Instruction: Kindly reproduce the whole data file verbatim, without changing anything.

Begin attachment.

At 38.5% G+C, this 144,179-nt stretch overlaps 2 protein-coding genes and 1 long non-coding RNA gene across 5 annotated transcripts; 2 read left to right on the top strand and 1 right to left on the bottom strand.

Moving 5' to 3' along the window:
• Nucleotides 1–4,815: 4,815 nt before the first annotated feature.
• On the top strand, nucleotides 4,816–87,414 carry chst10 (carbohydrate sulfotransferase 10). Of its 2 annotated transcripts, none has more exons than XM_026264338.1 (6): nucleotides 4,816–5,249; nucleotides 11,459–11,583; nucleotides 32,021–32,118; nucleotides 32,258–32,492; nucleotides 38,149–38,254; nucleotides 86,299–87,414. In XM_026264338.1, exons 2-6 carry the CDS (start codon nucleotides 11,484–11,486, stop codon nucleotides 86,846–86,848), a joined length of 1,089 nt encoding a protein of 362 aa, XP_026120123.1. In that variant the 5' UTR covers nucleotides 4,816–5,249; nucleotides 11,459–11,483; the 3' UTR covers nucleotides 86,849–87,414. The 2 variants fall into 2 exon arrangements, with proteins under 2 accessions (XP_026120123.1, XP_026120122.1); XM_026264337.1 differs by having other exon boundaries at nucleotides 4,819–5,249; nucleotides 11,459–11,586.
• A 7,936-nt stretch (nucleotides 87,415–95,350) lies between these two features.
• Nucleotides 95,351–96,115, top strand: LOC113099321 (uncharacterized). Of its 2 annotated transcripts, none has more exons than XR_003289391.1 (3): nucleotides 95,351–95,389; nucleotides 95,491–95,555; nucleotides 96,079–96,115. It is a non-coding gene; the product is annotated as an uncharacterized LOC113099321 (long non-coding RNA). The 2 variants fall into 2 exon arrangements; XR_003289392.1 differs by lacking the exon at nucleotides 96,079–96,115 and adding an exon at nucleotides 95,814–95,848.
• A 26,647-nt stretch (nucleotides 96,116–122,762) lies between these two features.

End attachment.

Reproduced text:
At 38.5% G+C, this 144,179-nt stretch overlaps 2 protein-coding genes and 1 long non-coding RNA gene across 5 annotated transcripts; 2 read left to right on the top strand and 1 right to left on the bottom strand.

Moving 5' to 3' along the window:
• Nucleotides 1–4,815: 4,815 nt before the first annotated feature.
• On the top strand, nucleotides 4,816–87,414 carry chst10 (carbohydrate sulfotransferase 10). Of its 2 annotated transcripts, none has more exons than XM_026264338.1 (6): nucleotides 4,816–5,249; nucleotides 11,459–11,583; nucleotides 32,021–32,118; nucleotides 32,258–32,492; nucleotides 38,149–38,254; nucleotides 86,299–87,414. In XM_026264338.1, exons 2-6 carry the CDS (start codon nucleotides 11,484–11,486, stop codon nucleotides 86,846–86,848), a joined length of 1,089 nt encoding a protein of 362 aa, XP_026120123.1. In that variant the 5' UTR covers nucleotides 4,816–5,249; nucleotides 11,459–11,483; the 3' UTR covers nucleotides 86,849–87,414. The 2 variants fall into 2 exon arrangements, with proteins under 2 accessions (XP_026120123.1, XP_026120122.1); XM_026264337.1 differs by having other exon boundaries at nucleotides 4,819–5,249; nucleotides 11,459–11,586.
• A 7,936-nt stretch (nucleotides 87,415–95,350) lies between these two features.
• Nucleotides 95,351–96,115, top strand: LOC113099321 (uncharacterized). Of its 2 annotated transcripts, none has more exons than XR_003289391.1 (3): nucleotides 95,351–95,389; nucleotides 95,491–95,555; nucleotides 96,079–96,115. It is a non-coding gene; the product is annotated as an uncharacterized LOC113099321 (long non-coding RNA). The 2 variants fall into 2 exon arrangements; XR_003289392.1 differs by lacking the exon at nucleotides 96,079–96,115 and adding an exon at nucleotides 95,814–95,848.
• A 26,647-nt stretch (nucleotides 96,116–122,762) lies between these two features.